Do you bring music into the classroom as well?

Absolutely! Some children like it to be quiet, so we’re quiet sometimes, but there may be some Miles Davis in the background, “Sketches of Spain,” something very open and spacious.

I take the children through different modalities of thinking using Howard Gardner’s multiple intelligence theory, [with] eight different pieces of music, all within the space of an hour. It’s astounding what they do in that time [and] music is the springboard for that. I want them to have an expanded world, so I’m playing Indonesian gamelan or opera arias or glitchcore from Vladislav Delay, this Finnish DJ—something they’re not going to run into on the radio or around the house.

And the library was fundamental in that, too! In the Richmond Public Library when I was a young man, I would go and check out  records. I listened to Turkish music, to music from the bauls of India. That library was instrumental in my becoming who I was musically.

How has your teaching shaped your vision of the future?

I’m completely optimistic. There is no doubt in my mind that high school students can save this planet completely, in every way. No doubt. They’re relentlessly compassionate. The more we empower those young people to be in charge…the better off we’ll be.

Is compassion the most important legacy of your World Peace game?

How else can we be if we’re going to survive? It’s our fundamental as human beings…preemptively going at things with kindness gives a little bit of ease to every difficult situation we face. (06/03/2013)

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Helping Ourselves

Sunday, April 21st, 2013

http://b.vimeocdn.com/ps/389/897/3898975_300.jpgThe Gifting Earth — Timothy Wilken writes: Dearest Community, I want to share a powerful new tool for co-operation with you.

This tool is a gift from me to you — a gift from me to every member of my human family. It is available as a free online website that enables a community of users to easily help and be helped through the gifting and sharing of: Goods, Services, Knowledge and Compassion.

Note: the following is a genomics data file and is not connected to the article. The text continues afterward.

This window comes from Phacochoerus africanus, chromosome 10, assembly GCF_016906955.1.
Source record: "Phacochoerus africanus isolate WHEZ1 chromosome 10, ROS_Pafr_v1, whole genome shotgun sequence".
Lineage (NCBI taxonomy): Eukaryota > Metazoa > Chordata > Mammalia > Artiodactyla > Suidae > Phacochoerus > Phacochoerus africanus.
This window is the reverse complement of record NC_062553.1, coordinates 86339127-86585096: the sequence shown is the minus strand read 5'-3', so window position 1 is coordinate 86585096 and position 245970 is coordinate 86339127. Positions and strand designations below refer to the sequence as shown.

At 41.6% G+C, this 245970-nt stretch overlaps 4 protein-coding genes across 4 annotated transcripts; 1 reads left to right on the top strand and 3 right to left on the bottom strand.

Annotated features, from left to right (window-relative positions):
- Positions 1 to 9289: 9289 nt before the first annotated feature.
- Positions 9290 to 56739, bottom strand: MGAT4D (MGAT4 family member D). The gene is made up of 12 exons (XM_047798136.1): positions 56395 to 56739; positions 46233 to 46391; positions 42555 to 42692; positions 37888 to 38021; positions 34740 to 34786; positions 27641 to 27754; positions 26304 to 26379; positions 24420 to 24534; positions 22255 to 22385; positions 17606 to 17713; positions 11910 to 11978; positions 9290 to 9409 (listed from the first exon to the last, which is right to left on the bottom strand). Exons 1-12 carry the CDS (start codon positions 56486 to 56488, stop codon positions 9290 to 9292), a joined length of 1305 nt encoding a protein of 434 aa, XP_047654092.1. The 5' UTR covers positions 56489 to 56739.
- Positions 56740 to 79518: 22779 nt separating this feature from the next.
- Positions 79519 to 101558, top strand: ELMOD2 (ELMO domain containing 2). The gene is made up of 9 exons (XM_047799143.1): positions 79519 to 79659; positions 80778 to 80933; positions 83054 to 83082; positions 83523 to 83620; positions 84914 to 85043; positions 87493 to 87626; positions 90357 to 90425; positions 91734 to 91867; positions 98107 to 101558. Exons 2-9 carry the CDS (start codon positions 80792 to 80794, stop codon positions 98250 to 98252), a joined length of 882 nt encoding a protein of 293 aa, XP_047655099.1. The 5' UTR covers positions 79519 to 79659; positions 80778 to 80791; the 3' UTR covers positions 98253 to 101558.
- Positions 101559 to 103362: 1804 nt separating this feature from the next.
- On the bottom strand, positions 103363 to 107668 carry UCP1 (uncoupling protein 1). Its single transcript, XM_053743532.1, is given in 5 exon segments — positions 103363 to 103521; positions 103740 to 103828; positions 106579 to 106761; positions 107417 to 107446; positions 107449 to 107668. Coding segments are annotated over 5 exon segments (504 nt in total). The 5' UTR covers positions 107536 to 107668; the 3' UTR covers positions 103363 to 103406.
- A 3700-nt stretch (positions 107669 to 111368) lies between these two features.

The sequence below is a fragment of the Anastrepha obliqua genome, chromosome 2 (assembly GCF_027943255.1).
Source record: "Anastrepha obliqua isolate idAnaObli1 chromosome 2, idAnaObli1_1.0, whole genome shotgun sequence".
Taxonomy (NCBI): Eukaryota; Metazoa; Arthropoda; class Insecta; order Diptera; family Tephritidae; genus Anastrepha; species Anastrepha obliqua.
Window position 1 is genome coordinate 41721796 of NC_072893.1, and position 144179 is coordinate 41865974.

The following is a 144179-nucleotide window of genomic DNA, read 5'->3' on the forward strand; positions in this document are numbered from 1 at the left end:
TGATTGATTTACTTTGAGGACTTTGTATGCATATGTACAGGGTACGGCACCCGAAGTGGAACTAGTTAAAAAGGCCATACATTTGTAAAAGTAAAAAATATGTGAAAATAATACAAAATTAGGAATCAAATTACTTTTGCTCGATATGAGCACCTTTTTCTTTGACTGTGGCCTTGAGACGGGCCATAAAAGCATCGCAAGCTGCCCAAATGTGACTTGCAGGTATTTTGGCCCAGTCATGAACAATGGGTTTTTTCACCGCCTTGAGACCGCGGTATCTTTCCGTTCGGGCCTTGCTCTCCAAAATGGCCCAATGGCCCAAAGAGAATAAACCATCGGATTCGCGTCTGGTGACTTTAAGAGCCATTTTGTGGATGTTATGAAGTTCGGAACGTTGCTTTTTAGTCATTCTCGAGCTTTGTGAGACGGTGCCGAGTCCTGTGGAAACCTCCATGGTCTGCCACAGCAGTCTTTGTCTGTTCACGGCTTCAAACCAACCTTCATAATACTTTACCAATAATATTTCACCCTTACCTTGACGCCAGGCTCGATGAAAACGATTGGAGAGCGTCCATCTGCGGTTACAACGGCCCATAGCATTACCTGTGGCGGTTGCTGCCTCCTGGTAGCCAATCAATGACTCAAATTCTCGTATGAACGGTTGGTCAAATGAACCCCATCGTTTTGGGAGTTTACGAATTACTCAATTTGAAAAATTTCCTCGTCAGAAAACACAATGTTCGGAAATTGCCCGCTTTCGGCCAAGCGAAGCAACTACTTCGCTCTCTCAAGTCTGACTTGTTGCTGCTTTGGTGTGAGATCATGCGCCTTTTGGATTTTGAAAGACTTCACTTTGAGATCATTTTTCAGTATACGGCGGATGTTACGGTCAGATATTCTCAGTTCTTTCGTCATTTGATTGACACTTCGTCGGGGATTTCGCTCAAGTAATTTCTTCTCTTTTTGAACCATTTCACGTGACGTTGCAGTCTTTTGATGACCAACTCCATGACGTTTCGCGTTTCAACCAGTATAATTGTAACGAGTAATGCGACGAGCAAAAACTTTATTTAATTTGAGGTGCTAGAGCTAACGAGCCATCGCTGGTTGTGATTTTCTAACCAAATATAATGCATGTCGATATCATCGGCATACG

I want to thank all of you that have joined us. If you haven’t joined yet, it’s really easy, just click on the New Account link at the top of every page on TGE. Then you can begin to help others by gifting and sharing, and others can begin to help you by gifting and sharing.

Why The Gifting Earth?

We humans are really one people. We share one earth — breathe one air — drink one water.

The impact of our human oneness means that we are an interdependent species — sometimes I will need your help, and sometimes you will need mine.

We are at our best when we work together and trust each other.

How does it work?

The Gifting Earth is based on one rule: Be Love.

If you choose to Be Love then you can only Do Good, and if you only Do Good, you will discover that your community so values you that it will insure that you Have Everything you need and want.

What is it?

Imagine a world where Co-Operation has displaced Market — a world where GIFTors and GIFTees have displaced sellers and buyers.

In your role as a GIFTor, you will help others within the community. In your role as a GIFTee, you will be helped by other members within the community.

So Be Love, Do Good, and Have Everything.

When humans work together, we can solve the most difficult of problems, and really make the world a much better place for all of us. As John Lennon once wrote:

Imagine no possessions

I wonder if you can

No need for greed or hunger

A brotherhood of man

Imagine all the people

Sharing all the world …

You may say I’m a dreamer

But I’m not the only one

I hope someday you’ll join us

And the world will live as one

Someday is here! See the Video and then join us at The Gifting Earth! You are welcome to share this message with anyone you like. The more of us gifting and sharing, the better our world can be! (04/21/2013)

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Gift giving: Wild dolphins to humans in Australia

Thursday, April 18th, 2013

EarthSky — On 23 occasions over the past several years, wild dolphins were observed giving gifts to humans at the Tangalooma Island Resort in Australia. The gifts included eels, tuna, squid, an octopus and an assortment of many other types of different fin fish. While these gifts might not be your choice for a gift to find underneath your Christmas tree, some of the items that were offered to humans are highly valued food sources for cetaceans such as dolphins. A report describing this rare form of food sharing behavior in wild dolphins was published on December 4, 2012 in the journal Anthrozoös: A Multidisciplinary Journal of the Interactions of People & Animals.

Food sharing is a fairly common behavior among animals of the same species, but it is a much rarer phenomenon between animals that are from different species. Perhaps one of the best known examples of inter-species food sharing occurs in domesticated cats that have a tendency to drop prey items at their owner’s feet. Inter-species food sharing in wild animal populations has not been widely documented in the scientific literature. …